The flight from KL to the Sumatra island of Indonesia is short and easy. A no-frills affair in a cheerfully red airplane, with a sharply-dressed crew.
Once landed, we find the place to get our entry visa, but not before pinballing for a while between the various desks and lines of the airport. They ask for 35 US dollars, I offer them Malaysian ringgit, they give me change in Indonesian rupiah. I find it more and more difficult to manage the collection of unfamiliar banknotes. I need a system.
Now we’re ready to face passport control: we have a nice sticker in our passport, an exit card (do not lose it, they warned), a colorful little receipt of unspecified function or value, and the long and tedious immigration declaration (yes, we have no bananas, we ditched them on landing). As it turns out, no one cares about the latter piece of paper, the minor guilt I felt for filling it out in pencil was totally wasted.
The airport in Medan, Indonesia is nice and airy, a tall, white structure. We notice this in passing since we only have eyes for the illuminated rectangle of ATMs. Our survival for the next few weeks is predicated on the ability to produce cash for all goods and services.
The problem with withdrawing 4,000,000 rupiahs (about $400) in one transaction is purely mechanical. The wad of 100,000 rupiahs is simply too thick to fit through the slot of the ATM machine. I came across this before, in the wild days of Romanian inflation, when withdrawing enough money to buy a TV set turned into a comical routine. But that’s a story for another day.
Now we’re looking for transportation. We are headed towards the jungles of Sumatra, in search of orangutans. The first stop on this trip is Berestagi, about 3 hours drive away. We decided beforehand to hire a taxi because it is not much more expensive than two local bus tickets.
At the airport, the transportation offers attacks in multiple waves, much like the monsters in a computer game, but in reverse. The game is kind enough to dish out minor monsters first. The airport shows no mercy. The first wave is strong and skilled. They carry colorful, laminated menus that illuminate the vehicle choices. They claim legitimacy by pointing to a desk sitting under a big red sign. They try to establish a precedent by recalling the two backpacker girls from Boston who were such happy customers just earlier this morning. They smile broadly and they want to be your friend and trusted advisor. Fleet as lightweight boxers, they doggedly keep their inflated offering right in your face no matter which way you turn. The only weapon Andrew and I have is our height. Looking right over their heads, we forge through the airport doors to face the next wave of taxi sharks. Mobbed again by less ridiculous offers, but more of them. Buoyed by our first victory, we march ahead undeterred towards the end of the taxi line. Someone comes from behind with a reasonable offer. We present our counter offer. No, they say, their offer is final. I see a female dispatcher who concurs. Her face is earnest and I trust her for no good reason. Deal, about $30 for a 3-hour taxi drive.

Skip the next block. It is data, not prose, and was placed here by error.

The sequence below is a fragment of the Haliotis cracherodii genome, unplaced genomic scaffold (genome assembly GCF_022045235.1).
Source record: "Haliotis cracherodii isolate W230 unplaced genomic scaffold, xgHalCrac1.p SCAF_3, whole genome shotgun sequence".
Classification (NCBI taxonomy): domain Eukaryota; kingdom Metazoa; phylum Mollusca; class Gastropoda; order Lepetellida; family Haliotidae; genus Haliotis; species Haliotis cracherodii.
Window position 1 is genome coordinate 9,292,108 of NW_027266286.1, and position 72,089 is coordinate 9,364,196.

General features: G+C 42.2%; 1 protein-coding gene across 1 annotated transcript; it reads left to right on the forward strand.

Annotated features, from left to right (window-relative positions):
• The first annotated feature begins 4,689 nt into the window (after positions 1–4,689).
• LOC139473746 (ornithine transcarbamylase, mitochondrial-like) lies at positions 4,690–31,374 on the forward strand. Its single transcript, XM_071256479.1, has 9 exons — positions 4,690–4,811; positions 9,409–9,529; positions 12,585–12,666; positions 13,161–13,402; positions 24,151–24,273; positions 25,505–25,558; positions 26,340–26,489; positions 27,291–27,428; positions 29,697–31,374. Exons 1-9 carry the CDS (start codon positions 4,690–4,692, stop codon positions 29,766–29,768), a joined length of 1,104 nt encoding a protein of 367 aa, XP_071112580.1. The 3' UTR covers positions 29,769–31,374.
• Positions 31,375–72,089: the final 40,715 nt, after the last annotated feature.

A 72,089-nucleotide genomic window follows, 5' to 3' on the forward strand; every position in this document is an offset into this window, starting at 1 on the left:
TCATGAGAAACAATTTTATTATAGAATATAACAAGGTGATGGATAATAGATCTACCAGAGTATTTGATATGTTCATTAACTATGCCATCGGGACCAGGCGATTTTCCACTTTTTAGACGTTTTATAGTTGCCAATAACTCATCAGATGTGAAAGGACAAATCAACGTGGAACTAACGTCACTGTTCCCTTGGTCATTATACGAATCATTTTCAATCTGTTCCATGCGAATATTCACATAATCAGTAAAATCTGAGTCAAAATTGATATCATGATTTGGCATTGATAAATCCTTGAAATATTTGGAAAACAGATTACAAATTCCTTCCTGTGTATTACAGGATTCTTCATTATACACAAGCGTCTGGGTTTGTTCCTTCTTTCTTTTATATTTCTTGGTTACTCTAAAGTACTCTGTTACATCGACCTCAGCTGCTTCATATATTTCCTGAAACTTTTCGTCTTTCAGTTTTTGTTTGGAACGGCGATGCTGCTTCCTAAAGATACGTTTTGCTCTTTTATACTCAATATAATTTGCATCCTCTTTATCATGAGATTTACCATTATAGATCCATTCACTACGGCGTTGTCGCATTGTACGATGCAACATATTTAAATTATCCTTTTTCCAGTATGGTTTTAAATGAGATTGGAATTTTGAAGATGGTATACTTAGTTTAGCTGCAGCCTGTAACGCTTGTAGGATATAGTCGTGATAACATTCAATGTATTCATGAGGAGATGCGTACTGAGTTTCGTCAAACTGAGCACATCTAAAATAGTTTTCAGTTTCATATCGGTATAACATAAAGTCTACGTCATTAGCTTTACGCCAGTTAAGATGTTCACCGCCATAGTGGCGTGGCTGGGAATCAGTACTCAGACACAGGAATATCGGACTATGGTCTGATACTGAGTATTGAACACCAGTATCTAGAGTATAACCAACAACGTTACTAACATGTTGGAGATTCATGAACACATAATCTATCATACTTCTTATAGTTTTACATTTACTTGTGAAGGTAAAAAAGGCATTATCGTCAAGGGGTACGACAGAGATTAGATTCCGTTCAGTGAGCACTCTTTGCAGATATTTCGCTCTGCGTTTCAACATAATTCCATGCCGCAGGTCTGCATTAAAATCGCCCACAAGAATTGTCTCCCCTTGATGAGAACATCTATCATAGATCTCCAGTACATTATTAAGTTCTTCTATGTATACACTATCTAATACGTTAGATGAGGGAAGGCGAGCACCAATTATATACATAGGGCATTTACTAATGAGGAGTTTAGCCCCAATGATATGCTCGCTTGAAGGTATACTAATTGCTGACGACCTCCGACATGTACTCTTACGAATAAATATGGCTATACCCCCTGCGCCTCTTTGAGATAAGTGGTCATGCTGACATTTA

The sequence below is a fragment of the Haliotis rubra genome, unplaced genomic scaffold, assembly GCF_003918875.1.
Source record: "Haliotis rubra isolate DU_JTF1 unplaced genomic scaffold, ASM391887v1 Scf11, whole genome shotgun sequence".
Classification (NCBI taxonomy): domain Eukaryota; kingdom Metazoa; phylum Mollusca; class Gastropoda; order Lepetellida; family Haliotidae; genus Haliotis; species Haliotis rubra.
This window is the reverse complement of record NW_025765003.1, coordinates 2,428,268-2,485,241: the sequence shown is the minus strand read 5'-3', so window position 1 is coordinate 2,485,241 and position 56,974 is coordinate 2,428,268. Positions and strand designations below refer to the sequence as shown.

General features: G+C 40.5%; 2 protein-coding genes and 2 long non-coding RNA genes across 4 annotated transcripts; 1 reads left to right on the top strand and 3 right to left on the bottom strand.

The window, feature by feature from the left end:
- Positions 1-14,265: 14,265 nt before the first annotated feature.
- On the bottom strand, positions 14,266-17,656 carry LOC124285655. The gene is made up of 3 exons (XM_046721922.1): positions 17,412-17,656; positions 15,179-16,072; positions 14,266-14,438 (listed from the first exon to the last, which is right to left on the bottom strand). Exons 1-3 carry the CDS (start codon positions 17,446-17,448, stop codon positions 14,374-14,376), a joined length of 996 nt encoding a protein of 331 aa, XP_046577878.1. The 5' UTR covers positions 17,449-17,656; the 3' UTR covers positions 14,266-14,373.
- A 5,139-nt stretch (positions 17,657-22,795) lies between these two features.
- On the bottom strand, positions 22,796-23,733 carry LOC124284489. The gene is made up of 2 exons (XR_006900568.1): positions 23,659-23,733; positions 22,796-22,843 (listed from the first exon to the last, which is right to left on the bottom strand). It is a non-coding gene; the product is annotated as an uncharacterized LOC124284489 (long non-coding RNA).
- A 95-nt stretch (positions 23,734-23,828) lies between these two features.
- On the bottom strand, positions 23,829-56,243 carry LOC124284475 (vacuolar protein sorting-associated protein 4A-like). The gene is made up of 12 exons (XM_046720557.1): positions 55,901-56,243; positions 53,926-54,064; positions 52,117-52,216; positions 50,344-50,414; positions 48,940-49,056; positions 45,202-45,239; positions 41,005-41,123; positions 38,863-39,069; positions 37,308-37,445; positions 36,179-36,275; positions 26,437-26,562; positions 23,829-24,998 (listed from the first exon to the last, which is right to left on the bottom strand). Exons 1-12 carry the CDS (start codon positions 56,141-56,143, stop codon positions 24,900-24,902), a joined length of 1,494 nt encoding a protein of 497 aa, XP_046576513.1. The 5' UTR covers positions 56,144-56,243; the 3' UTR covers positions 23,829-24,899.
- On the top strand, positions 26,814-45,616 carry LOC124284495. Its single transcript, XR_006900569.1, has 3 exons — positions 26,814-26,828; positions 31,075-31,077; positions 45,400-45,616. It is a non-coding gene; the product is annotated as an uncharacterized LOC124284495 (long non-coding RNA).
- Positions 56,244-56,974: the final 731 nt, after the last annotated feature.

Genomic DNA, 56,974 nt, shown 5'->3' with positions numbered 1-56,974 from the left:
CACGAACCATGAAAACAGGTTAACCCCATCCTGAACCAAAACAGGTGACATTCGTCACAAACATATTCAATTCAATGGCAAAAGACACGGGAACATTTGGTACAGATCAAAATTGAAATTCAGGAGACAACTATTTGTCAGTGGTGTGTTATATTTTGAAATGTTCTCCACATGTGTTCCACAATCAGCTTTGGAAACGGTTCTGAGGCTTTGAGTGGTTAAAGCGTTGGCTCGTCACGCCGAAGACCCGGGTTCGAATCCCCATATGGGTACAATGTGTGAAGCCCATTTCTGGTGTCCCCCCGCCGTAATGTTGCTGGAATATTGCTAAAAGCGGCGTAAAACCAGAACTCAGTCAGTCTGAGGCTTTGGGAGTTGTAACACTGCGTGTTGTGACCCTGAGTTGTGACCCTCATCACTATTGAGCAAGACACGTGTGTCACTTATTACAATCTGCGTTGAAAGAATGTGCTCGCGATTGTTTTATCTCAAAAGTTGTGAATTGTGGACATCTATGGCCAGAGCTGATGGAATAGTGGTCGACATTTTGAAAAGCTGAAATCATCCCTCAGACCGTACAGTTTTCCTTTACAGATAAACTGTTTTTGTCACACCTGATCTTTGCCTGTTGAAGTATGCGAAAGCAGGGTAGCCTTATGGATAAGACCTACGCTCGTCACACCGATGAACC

The most interesting moment of the trip turns out to be the police incident. It happened so fast that I could have missed it altogether had I not paid attention. On the side of the road was a gesticulating policeman. I didn’t think it was directed at us until our driver pulled off abruptly. The policeman ran around as our driver rolled down the window. Several things happened in fast succession. As the policeman barked a short sentence, the driver produced a banknote at the tip of his fingers. The policeman counted out some change with the dexterity of an old-school bank teller, took the proffered money with his left while returning the change with his right. As this exchange was taking place, the window was already rolling up, and we took off. No more than 15 seconds start to finish. The driver’s only reaction was a displeased grunt after we were safely out of the policeman’s hearing range. There were no unnecessary formalities, no arguing or pleading. Pure efficiency.
We hop into an oven of a Chevy and the driver takes off. He does not speak English, and the few Bahasa Indonesia words we know cannot even begin to start a conversation. We remain silent throughout the trip.
For about two hours we drive by houses and businesses that hug the road. Every other business seems to be an auto or motorcycle mechanic. In time I will learn to appreciate their utility; when your vehicle breaks down or busts a tire, help is only a few yards away, no towing needed. While the drive does not provide charming vistas, it is quite fascinating to see people going about their daily life.
Suddenly the road starts climbing, the houses fall behind, and we are in the forest. The air outside is cooler now and we roll down the windows. On the side of the road, I see a monkey, walking casually, unfazed by the traffic. I stare at it like a tourist.
Once we arrive in Berestagi, the driver can't find out hostel. It is getting dark fast so we pick another one, in the center of town. We head out to find the market, a restaurant, and a place to get SIM cards that make our phones work in Indonesia.
The market is crowded and swimming in a muck of undetermined origin. Gingerly we walk through it trying to minimize the splash. Several teenage girls run up to Andrew telling him they think he's handsome. Nobody bothers me. At the market, we get introduced to salak, an amazing fruit that I will talk about later.
On the way back to the hostel we get caught in the rain and arrive soaked. It’s the first soaking in a series that will change my tolerance for wearing wet clothes. We go to bed early, we're tired.
It’s morning now, the mosques have started their dueling calls for prayer, but they have competition from the roosters. I wonder if the imam wakes the roosters or the other way around.